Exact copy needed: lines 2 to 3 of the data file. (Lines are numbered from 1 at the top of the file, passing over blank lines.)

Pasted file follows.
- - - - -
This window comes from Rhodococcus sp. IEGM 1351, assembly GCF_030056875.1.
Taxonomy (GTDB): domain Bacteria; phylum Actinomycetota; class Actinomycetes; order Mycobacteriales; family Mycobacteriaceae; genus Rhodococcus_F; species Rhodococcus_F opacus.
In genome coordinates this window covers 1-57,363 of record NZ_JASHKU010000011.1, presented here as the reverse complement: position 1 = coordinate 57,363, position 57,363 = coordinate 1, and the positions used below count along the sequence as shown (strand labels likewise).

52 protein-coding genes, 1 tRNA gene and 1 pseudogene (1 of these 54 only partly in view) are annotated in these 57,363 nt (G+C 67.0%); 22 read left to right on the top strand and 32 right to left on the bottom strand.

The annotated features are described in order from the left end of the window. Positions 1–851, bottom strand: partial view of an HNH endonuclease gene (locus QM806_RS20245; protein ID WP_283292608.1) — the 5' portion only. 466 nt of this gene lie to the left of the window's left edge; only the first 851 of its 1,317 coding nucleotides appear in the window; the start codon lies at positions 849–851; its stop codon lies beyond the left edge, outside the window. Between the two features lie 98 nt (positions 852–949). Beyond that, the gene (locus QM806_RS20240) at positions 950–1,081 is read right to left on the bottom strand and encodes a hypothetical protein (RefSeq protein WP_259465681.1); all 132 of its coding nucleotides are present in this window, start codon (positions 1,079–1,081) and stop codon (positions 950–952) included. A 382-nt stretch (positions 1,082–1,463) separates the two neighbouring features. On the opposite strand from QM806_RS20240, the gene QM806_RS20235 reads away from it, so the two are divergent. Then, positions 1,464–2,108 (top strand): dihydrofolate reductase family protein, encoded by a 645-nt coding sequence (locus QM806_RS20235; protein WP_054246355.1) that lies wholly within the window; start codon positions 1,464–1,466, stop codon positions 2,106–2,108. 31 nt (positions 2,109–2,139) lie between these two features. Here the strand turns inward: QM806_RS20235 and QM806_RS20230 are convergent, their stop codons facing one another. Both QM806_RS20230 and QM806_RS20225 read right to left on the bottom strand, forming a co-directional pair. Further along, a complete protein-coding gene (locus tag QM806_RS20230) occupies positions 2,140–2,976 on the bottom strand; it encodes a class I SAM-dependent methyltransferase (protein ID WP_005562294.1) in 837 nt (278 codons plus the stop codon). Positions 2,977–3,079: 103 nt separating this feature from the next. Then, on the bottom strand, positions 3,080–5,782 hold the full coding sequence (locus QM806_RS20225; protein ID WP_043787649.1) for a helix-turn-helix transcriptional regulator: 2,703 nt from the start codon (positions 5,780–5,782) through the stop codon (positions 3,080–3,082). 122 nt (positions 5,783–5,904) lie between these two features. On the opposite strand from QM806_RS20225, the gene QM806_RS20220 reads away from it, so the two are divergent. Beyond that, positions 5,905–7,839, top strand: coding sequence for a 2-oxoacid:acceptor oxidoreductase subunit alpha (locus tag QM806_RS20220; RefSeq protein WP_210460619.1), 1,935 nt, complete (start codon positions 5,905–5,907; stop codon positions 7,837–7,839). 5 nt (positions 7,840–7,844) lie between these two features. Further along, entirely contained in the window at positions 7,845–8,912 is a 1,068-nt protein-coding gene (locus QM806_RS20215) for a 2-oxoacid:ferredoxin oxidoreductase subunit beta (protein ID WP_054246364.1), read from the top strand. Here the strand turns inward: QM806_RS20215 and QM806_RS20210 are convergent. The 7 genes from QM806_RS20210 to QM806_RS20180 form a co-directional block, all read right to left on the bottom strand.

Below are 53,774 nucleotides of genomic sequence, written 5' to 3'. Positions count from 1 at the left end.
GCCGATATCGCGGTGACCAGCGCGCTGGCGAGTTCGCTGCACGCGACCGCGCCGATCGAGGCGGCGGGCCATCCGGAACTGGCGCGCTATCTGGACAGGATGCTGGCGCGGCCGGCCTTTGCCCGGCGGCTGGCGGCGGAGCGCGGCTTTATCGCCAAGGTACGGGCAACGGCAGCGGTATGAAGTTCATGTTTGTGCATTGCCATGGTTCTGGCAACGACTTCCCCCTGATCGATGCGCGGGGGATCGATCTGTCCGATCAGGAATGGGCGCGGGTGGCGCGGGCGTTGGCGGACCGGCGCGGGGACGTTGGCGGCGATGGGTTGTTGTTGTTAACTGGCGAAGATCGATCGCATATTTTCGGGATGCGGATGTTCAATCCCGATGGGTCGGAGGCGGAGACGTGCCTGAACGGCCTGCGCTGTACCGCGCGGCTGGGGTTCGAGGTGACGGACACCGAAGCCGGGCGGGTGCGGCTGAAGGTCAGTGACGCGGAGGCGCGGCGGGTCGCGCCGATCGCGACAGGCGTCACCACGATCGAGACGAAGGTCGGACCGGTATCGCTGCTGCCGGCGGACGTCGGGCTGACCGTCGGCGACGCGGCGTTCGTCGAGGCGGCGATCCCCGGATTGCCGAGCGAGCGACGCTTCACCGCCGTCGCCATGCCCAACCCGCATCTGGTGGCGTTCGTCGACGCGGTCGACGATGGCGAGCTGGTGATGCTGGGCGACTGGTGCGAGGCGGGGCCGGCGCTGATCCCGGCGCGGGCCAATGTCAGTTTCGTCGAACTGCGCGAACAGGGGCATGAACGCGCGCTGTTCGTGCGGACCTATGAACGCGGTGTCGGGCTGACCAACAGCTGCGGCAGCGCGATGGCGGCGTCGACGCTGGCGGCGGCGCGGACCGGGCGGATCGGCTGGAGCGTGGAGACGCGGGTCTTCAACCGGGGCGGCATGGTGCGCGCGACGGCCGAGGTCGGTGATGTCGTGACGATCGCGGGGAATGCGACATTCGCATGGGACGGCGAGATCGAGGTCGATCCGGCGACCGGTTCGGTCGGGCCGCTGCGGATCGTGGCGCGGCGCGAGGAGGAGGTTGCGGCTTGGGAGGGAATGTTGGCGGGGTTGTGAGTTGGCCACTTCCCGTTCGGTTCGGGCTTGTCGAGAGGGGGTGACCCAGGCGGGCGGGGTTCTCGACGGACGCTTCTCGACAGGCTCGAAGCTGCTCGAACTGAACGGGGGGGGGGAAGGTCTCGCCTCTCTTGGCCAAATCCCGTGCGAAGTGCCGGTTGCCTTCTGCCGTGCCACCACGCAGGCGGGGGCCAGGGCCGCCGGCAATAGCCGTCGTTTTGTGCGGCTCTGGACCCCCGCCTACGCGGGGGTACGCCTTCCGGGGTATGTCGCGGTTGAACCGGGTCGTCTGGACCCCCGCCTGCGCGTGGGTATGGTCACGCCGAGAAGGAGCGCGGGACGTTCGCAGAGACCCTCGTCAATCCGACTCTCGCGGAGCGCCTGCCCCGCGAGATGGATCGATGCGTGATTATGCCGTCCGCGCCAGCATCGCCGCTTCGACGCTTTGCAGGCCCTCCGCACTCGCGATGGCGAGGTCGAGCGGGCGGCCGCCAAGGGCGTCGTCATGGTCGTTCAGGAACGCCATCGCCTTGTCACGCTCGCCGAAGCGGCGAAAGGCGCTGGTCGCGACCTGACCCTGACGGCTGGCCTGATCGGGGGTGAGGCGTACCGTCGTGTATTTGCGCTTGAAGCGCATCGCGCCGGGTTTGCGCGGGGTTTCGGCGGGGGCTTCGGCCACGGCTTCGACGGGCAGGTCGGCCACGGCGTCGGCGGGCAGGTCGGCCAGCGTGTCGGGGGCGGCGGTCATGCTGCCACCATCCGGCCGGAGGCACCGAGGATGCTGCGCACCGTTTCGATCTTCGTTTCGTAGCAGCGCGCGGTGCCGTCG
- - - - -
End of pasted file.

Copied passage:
Taxonomy (GTDB): domain Bacteria; phylum Actinomycetota; class Actinomycetes; order Mycobacteriales; family Mycobacteriaceae; genus Rhodococcus_F; species Rhodococcus_F opacus.
In genome coordinates this window covers 1-57,363 of record NZ_JASHKU010000011.1, presented here as the reverse complement: position 1 = coordinate 57,363, position 57,363 = coordinate 1, and the positions used below count along the sequence as shown (strand labels likewise).